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Barnaby Joyce should have resigned seat in August

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By Malcolm Mackerras
 
Today I make reference to three subjects. First, in mid-October we shall know the decisions of the High Court in relation to the citizenship (and therefore eligibility) of various members of the federal parliament. I do not pretend to have any idea what those decisions will be but I do wish to make some observations about Barnaby Joyce. The first is that if he had asked me for advice I would have advised him to resign his seat of New England on Monday 14 August. That was the day when New Zealand prime minister Bill English announced that Joyce was/is a citizen of New Zealand. In matters of this kind it is usually better to take the initiative. Joyce would surely have won the by-election which could have been held quite quickly. That would have prevented the nonsense which is going on in federal parliament at present.
 
However, having not done that, he must now wait for the High Court judges to exercise their power over him and the others. He can thank his lucky stars (and his own good judgment) that he is a member of the House of Representatives. He would remember that he began his political career as a senator. Indeed he took his Senate seat (representing Queensland) on the same day as Fiona Nash took her seat as a New South Wales senator. The date was 1 July 2005, both Nationals having been elected in October 2004.
 
Today the positions of Joyce and Nash stand in great contrast. If Nash is ruled not eligible to stand for federal parliament her seat is confiscated from her and given to a Liberal Party candidate, Holly Hughes, whose term would last until 30 June 2022. That is because Nash was one of the top six elected for NSW in July 2016 and, therefore, is a long-term senator. The point is that with senators the voters are given no right to reverse the decision of the Court. Their seats are confiscated by the Court and that is that.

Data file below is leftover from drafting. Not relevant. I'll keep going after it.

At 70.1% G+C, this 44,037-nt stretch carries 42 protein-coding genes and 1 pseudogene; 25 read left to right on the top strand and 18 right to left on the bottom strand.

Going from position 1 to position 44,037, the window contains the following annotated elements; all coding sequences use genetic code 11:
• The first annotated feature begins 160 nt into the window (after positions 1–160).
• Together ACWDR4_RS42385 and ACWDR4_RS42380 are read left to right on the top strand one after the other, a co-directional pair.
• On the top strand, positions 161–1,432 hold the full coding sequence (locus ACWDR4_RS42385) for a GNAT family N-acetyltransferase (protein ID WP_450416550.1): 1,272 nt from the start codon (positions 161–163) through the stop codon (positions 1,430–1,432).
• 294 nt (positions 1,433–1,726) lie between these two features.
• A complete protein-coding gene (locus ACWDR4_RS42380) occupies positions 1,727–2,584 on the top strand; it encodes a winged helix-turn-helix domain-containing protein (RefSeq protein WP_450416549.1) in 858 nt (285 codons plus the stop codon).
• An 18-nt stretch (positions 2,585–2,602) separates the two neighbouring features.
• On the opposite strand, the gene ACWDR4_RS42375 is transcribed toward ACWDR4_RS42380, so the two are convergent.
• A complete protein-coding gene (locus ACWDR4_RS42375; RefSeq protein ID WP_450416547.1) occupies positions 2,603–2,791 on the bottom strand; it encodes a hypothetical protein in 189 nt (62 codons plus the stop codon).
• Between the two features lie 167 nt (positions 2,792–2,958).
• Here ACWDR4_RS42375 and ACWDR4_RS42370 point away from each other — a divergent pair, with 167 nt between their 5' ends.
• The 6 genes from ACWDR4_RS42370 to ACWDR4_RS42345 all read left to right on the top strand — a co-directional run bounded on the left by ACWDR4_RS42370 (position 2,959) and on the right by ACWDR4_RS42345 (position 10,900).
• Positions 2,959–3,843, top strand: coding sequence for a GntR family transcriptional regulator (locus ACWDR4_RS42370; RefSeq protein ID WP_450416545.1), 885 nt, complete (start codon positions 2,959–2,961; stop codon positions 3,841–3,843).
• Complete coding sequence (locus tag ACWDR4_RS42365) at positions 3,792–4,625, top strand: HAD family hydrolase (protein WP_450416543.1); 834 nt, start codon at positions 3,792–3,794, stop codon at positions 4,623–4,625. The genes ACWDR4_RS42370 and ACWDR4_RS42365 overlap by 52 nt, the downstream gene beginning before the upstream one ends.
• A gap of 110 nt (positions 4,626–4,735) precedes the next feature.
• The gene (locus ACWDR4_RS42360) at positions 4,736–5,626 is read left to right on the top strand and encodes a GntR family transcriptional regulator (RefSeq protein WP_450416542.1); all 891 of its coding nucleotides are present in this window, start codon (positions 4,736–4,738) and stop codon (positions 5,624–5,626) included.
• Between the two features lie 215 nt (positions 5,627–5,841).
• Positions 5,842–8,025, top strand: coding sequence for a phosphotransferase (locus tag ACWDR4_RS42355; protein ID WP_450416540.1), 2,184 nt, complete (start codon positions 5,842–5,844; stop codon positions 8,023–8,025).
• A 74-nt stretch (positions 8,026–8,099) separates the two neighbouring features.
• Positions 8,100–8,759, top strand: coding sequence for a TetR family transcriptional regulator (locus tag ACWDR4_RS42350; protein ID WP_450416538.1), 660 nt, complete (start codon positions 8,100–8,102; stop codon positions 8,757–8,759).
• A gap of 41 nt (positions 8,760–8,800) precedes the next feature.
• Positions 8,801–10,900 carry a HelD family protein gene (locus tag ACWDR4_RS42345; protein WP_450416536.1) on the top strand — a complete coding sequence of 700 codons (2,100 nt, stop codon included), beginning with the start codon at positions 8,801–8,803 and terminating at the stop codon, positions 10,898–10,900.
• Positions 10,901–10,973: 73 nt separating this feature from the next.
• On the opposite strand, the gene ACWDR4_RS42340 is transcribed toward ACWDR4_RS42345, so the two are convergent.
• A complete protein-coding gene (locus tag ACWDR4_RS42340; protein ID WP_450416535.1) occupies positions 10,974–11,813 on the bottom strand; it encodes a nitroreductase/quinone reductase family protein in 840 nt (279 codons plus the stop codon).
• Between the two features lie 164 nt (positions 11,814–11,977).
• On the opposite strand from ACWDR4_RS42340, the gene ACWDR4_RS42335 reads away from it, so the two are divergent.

A contrasting situation arises with members of the House of Representatives. If Joyce has his seat confiscated he can appeal to the voters of New England who, surely, would re-elect him. In that regard the situation of Joyce has the precedents of Phil Cleary in 1993 and Jackie Kelly in 1996. Their electorates of Wills and Lindsay, respectively, did indeed reverse the judgment of the Court because both Cleary and Kelly could get rid of the impediment which the judgment of the Court discovered. Meanwhile Joyce, having made his choice, must stick by it and hope the sittings of parliament help to discredit Labor. There are signs of that happening.
 
Second, I predict that a Queensland state election will be held on Saturday 28 October. It will be on new electoral boundaries, there being 93 seats in the next Legislative Assembly compared with 89 at present. The result of the last election (held on 31 January 2015) was 44 for Labor, 42 for the Liberal National Party, two for Katter’s Australian Party and one Independent. My prediction for this election is 50 for Labor, 36 for the LNP, four for Pauline Hanson’s One Nation, two for KAP (Hill and Traeger) and one for The Greens (South Brisbane).
 
The third subject I raise today covers my personal obsession – Senate reform. There has been a development in this area since I last wrote about it and, on balance, the development is welcome. There has been a reform of the voting system for the Legislative Council of South Australia. The important point is that the SA parliament rejected the view of the Liberal Party that the SA Legislative Council system should copy the (new) Senate system. That is a good thing – especially given that the view rejected by the SA Parliament was heavily promoted by Nick Xenophon. There was another plus in this development. It cost Xenophon his only supporter in the state parliament, a certain John Darley, who continues in the Legislative Council as an independent until 2022. In my opinion any development which weakens Xenophon’s influence is a good thing. While there is still a long way to go before we get a decent Senate voting system I record this SA development as a very small step in the right direction.
 
This will probably be my last contribution to Switzer for two months. The reason for my absence is that my wife and I have a son Patrick who is to marry his English lady friend later this month in the Cotswolds and we are not merely going to the wedding. We are taking a British Isles holiday while we are at it. Readers may, therefore, expect my next contribution to be on about 7 November.
 
(Malcolm Mackerras is Honorary Fellow of Australian Catholic University. malcolm.mackerras@acu.edu.au)

Published: Friday, September 08, 2017


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